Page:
From Fred Ezeh, Abuja
World Health Organization (WHO) has challenged African leaders to strengthen response measures to forestall “possible” resurgence of deadly polio virus in the region.
The UN Health Agency admitted that though tremendous success has been recorded over several years of response against polio in Africa but those gains could be lost as quickly as possible if adequate investments are not made in relevant areas to improve the health and wellbeing of the people.
WHO Regional Director for Africa, Dr. Matshidiso Moeti, in a message to commemorate the 2022 World Polio Day,
highlighted global efforts toward a polio-free world, and also honoured the unwavering commitment of those on the frontlines of the fight to eradicate polio.
She said this year’s event kicked-off with discussions in Geneva between WHO, Rotary International and polio experts, to consider future efforts to continue the decades-long collaboration against polio.
She explained: since the landmark resolution for the worldwide eradication of polio was adopted in 1988 at the 41st World Health Assembly, global efforts have achieved a more than 99.9 per cent decrease in polio cases. As many as 20 million children have been spared disability and are walking today. Two of the three strains of wild poliovirus (Type 2 and Type 3) have been certified as eradicated, and in 2020 the African Region was certified as free of indigenous wild polio.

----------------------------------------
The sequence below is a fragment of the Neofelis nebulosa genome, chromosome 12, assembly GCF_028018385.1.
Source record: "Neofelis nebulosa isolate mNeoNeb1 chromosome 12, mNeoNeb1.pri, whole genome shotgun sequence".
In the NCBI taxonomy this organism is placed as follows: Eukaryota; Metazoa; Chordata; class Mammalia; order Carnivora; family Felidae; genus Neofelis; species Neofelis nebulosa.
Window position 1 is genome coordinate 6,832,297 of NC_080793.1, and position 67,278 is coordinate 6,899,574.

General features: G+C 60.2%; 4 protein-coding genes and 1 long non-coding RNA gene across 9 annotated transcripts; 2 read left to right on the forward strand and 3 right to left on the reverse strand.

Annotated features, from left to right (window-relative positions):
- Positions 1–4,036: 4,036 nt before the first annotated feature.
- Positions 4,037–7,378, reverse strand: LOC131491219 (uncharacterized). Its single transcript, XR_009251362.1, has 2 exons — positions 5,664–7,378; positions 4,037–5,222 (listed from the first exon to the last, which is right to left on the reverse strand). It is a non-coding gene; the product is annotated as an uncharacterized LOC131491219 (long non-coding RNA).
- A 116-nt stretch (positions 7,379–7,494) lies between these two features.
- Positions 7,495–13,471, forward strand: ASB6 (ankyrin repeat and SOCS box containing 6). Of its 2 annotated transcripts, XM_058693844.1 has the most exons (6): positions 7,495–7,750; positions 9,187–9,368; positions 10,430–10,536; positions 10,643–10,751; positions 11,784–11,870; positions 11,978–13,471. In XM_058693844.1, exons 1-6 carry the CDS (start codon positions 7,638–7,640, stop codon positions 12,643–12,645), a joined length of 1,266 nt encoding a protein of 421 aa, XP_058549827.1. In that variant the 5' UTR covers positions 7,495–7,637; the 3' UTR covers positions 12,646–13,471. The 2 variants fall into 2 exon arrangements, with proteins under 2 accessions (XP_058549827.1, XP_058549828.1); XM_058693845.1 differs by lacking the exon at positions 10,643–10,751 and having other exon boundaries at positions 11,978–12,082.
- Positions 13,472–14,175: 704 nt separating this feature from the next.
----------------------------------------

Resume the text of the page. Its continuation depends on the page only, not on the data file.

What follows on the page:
“This progress is admirable, and has safeguarded millions of children and their families from this crippling virus. However, there are detections of new outbreaks, including in areas where polio was believed to have been eradicated. It is a stark reminder that if we do not deliver on our promise to eradicate all forms of polio everywhere, no child is safe anywhere.
“The most updated statistics for the continent indicated that more than 250 cases of paralysis from polio have been recorded this year. That is too many. To halt outbreaks of the circulating polio variant, 500 million vaccine doses have been administered globally, 95 per cent of these in Africa. Following two immunisation rounds, no further transmission has been seen. The polio response has also prompted innovative digital technologies to identify, track and best deliver vaccines, especially to those in hard-to-reach areas.”
She said that Global Polio Eradication Initiative’s (GPEI) 2022-2026 strategy to end polio lays out the pathway to finish this last mile, stressing that the significant global commitment to fund the strategy, at the 2022 World Health Summit polio pledging event was extremely encouraging.
“In a show of global solidarity, the host country, Germany, along with 15 other countries, as well as charities, international organisations, and numerous private sector initiatives, committed more than US$ 2.6 billion to the strategy, more than half the total target.
“With this renewed financial commitment comes a critical opportunity to ramp up eradication efforts. For the African Region, this means improved surveillance and high-quality immunisation campaigns targeting zero-dose children for vaccination against all polio strains.
“At the end of the first quarter of 2022, WHO announced successful closure of 32 outbreaks in 10 countries. Yet, there are ongoing outbreaks that demand we stay vigilant and finish the job. This is critical for Africa to stamp out new cases of wild polio, as well as to safeguard our wild polio-free certification status,” she explained.